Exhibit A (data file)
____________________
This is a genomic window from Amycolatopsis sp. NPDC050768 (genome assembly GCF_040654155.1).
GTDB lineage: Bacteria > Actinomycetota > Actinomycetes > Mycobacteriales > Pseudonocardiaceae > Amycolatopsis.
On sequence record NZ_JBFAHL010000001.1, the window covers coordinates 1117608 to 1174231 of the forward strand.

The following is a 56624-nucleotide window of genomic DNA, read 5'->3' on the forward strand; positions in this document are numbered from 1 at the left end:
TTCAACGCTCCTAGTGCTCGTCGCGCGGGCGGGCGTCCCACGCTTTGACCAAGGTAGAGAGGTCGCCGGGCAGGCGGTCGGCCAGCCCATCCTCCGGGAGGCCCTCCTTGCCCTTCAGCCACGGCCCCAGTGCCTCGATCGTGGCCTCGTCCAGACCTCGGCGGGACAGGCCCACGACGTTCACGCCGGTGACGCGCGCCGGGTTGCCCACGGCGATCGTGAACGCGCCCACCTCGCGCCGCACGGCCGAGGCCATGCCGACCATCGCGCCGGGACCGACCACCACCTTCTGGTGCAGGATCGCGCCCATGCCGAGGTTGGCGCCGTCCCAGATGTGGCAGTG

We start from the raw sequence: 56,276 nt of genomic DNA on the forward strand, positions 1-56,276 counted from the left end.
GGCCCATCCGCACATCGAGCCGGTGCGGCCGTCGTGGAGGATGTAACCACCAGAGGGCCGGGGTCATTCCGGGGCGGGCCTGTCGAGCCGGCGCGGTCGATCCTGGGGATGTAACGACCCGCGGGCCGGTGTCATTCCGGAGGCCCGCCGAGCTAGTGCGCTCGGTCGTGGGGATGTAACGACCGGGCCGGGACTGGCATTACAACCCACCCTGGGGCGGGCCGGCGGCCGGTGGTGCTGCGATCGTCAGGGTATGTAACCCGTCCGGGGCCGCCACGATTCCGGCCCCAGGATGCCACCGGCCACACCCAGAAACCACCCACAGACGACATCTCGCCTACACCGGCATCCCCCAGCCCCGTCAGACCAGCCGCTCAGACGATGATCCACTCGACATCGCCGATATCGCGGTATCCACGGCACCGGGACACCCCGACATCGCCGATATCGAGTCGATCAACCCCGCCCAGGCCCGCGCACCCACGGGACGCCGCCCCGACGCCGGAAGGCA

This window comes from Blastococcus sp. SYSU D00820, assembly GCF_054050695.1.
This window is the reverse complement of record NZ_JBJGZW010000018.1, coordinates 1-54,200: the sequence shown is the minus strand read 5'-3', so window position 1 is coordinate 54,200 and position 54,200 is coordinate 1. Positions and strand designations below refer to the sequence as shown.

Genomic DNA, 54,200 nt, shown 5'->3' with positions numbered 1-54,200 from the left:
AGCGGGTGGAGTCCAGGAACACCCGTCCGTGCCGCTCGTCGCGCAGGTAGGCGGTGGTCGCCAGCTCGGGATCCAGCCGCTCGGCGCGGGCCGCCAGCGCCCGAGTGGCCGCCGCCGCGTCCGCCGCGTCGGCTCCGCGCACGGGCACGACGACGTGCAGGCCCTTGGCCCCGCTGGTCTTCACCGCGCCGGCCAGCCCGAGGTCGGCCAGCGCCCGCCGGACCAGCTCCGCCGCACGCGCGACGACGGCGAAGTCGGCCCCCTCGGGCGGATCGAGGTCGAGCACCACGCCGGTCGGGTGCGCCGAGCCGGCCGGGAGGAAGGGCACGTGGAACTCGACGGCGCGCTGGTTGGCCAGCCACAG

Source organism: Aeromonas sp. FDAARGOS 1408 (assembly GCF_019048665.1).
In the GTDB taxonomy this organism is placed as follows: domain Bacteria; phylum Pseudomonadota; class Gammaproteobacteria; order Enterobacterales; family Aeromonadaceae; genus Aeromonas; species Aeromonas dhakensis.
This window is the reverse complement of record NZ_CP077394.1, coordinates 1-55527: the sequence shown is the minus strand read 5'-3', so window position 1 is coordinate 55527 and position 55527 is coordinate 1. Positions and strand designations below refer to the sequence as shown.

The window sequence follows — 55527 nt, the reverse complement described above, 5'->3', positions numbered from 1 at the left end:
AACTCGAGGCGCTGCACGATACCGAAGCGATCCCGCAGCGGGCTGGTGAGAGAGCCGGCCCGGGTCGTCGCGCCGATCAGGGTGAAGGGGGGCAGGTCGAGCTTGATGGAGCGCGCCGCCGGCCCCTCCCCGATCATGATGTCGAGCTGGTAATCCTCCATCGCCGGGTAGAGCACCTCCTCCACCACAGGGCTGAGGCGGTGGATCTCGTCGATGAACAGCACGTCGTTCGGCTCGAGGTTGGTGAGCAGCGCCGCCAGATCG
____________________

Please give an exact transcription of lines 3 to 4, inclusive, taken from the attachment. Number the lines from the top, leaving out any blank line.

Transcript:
On sequence record NZ_JBFAHL010000001.1, the window covers coordinates 1117608 to 1174231 of the forward strand.

The following is a 56624-nucleotide window of genomic DNA, read 5'->3' on the forward strand; positions in this document are numbered from 1 at the left end: